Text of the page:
Productivity is gained at work and at the home. Stepping away from work or household responsibilities for a few minutes for a virtual visit may be more feasible for many people than missing several hours for roundtrip travel to and from an in-person appointment. A virtual provider can even tour a home by video to identify hazards or other social determinants of health and assist the patient with the next steps to get them addressed.

You can’t act if you don’t know. In a traditional healthcare setting, information is fragmented. Collecting information about health and non-health allows you to determine actions that can be taken to improve a patient’s health. An effective data platform can facilitate data sharing and integration, providing providers and other organizations with full visibility of the patient’s health information, including the ability to track population health program compliance and outcomes.

An effective data platform can solve data interoperability issues, further enabling population health initiatives. For instance, platforms can have the ability to understand and translate different code sets across organizations so they can come to a common understanding of the patient’s data and information, ultimately improving health outcomes.

Q. How do digital front doors work behind the scenes to accomplish these goals?

A. Patients want convenience, and a digital front door can give it to them. Digital front doors can be open 24/7/365, giving patients access when they are truly in need, with wait times that are often non-existent or minimal.

Quality of care is equal to, if not greater than, the care provided in a traditional brick-and-mortar setting. Providers are often able to spend more time with patients and provide dedicated one-to-one, personalized attention and care. For the patient, no time is lost in the doctor’s office waiting room, where the patient also risks being exposed to other illnesses.

Patient compliance is also higher in the digital space, with data emerging from the National Library of Medicine showing patients are less likely to miss a telemedicine appointment. And with care available on demand, no appointment is necessary.

A common data platform can be effective in connecting patient data across organizations to get a full picture of the patient, enabling whole-person care, and looking at the patient holistically instead of in discreet, siloed medical encounters.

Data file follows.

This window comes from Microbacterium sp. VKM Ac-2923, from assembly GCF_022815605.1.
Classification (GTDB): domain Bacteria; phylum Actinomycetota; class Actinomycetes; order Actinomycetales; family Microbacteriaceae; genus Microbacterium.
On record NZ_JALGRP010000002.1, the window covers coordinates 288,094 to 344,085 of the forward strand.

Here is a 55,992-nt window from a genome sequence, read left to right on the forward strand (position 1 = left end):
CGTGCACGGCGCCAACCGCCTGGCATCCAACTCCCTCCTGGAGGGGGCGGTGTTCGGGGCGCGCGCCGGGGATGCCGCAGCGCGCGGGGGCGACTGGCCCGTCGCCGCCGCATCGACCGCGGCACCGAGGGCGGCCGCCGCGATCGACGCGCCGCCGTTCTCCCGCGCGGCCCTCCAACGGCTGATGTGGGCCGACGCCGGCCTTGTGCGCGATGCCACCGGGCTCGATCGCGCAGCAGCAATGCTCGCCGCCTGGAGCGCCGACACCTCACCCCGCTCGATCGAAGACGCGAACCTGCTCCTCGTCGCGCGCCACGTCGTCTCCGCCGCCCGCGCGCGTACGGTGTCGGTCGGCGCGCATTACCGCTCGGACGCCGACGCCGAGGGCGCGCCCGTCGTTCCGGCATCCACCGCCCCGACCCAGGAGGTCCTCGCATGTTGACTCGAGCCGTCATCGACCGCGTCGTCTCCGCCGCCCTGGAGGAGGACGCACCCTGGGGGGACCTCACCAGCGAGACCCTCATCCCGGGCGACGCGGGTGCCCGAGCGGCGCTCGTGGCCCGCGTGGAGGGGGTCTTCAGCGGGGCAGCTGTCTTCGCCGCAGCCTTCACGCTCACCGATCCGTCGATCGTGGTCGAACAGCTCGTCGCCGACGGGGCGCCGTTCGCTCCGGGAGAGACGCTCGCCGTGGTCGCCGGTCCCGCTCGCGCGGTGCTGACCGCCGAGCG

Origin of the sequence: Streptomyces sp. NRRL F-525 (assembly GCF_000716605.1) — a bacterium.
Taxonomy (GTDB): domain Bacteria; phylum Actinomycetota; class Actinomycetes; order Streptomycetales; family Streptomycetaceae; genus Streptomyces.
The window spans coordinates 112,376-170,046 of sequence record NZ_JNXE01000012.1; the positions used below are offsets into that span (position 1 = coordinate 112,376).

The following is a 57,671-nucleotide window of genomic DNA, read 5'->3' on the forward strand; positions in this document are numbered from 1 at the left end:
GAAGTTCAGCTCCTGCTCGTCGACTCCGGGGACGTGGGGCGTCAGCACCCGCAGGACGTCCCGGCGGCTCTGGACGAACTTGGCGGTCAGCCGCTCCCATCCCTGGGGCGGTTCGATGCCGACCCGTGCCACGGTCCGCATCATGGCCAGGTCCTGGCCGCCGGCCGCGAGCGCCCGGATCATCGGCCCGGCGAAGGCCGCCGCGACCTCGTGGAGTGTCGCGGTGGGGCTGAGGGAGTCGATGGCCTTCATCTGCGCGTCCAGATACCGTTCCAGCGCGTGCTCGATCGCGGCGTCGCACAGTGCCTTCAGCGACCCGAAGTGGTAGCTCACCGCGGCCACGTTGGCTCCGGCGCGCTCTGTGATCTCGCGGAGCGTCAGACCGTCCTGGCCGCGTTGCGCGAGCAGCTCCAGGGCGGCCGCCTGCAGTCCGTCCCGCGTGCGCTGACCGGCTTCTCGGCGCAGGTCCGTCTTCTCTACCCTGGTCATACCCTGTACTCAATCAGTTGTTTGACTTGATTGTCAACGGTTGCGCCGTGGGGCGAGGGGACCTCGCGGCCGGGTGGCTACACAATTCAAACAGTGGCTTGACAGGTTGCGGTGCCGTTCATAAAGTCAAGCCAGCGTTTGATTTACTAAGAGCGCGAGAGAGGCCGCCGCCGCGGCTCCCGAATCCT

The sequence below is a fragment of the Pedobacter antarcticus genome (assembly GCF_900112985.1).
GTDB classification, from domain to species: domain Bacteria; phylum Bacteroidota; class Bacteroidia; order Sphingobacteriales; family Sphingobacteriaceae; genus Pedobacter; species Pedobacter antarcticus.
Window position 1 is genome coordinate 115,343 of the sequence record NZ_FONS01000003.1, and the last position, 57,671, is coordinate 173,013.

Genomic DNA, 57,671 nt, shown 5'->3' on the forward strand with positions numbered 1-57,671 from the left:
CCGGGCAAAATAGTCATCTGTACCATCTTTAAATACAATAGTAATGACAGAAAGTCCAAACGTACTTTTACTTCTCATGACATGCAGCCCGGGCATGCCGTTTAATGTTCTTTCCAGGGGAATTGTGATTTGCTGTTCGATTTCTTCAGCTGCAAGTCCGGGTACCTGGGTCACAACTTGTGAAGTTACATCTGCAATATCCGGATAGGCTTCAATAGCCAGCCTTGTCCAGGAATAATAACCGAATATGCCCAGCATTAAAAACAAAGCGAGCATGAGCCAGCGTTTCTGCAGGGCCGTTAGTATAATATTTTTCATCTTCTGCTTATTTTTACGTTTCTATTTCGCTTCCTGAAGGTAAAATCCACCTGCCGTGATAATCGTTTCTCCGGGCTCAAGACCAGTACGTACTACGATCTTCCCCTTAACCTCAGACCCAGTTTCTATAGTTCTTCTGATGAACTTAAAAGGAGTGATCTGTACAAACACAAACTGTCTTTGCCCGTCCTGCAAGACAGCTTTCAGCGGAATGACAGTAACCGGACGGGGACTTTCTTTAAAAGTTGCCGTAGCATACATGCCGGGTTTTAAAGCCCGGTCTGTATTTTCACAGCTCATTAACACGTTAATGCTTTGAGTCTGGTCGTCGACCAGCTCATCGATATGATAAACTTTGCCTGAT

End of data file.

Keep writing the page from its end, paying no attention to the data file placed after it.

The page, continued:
It can be effective in bringing together multiple platform partners that can enable optimal care for the patient. For instance, connecting a partner who delivers in-home labs, along with a telehealth provider and a brick-and-mortar primary care physician, to enable data sharing and collaboration with the patient’s health, the appropriate level of care and best outcomes in mind as the objectives.

Q. How can digital front doors work with enhanced health benefits, such as in-home care and treatment, virtual primary care and therapeutics to empower a population to take control of their health for the better?

A. This is really the future of care. Digital front doors can provide one single entry point and experience for the patient. They provide patients with access to enhanced benefits because they offer access to a range of patient services across a variety of care settings: virtual emergent and urgent care, virtual mental health care, virtual primary care, in-home care and more.

Patients can initiate care digitally, get complete care virtually, or can continue it in-home, if and when needed. Patients get their choice and are empowered to choose how and when they interact with the healthcare system.

We are entering a digital landscape where physicians and paramedics can work together to deliver care in the home as an alternative to an ambulance ride to the hospital emergency room.

We are seeing 911 systems that can now connect a caller to a nurse navigator or to a telemedicine physician to address health needs without an hours-long wait in an emergency room, making care more accessible, affordable and safer. And is wisely using scarce healthcare resources, for example, by allowing paramedics and 911 centers to focus on true emergencies.

Digital front doors can make up for many things that our healthcare system should do but isn’t doing. How much better off would a patient be if the healthcare provider checked back in with them three days after a virtual visit to make sure treatment and recovery were going according to plan?

How much more would that digital engagement and followup increase compliance with population health programs, along with patient satisfaction and overall health? A digital presence clearly is the future of care, enabling providers to make meaningful connections with the patient and other organizations and engaging the patient in their health.

Twitter: @SiwickiHealthIT
Email the writer: bsiwicki@himss.org
Healthcare IT News is a HIMSS Media publication.